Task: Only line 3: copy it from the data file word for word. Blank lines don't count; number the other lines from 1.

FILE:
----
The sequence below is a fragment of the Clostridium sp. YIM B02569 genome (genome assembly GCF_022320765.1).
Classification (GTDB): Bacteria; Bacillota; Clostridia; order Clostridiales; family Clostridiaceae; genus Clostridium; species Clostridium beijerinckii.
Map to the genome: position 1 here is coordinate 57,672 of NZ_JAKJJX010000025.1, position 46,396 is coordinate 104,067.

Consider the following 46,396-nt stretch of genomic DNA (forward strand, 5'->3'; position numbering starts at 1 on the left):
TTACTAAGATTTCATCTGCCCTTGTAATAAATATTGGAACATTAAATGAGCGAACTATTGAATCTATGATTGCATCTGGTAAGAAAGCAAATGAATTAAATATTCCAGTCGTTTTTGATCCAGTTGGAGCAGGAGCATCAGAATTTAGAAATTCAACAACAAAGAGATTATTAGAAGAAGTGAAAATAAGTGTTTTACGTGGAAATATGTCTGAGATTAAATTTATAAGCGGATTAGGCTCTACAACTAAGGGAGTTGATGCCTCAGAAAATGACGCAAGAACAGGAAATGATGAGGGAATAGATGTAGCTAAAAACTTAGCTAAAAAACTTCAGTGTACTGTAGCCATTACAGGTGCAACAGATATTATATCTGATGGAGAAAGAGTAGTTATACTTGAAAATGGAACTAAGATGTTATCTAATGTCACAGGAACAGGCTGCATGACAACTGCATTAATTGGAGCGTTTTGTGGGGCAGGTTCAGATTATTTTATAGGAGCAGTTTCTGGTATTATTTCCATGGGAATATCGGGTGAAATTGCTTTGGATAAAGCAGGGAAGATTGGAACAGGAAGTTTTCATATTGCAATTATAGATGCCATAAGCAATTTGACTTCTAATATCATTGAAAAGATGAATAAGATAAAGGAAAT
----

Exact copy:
Map to the genome: position 1 here is coordinate 57,672 of NZ_JAKJJX010000025.1, position 46,396 is coordinate 104,067.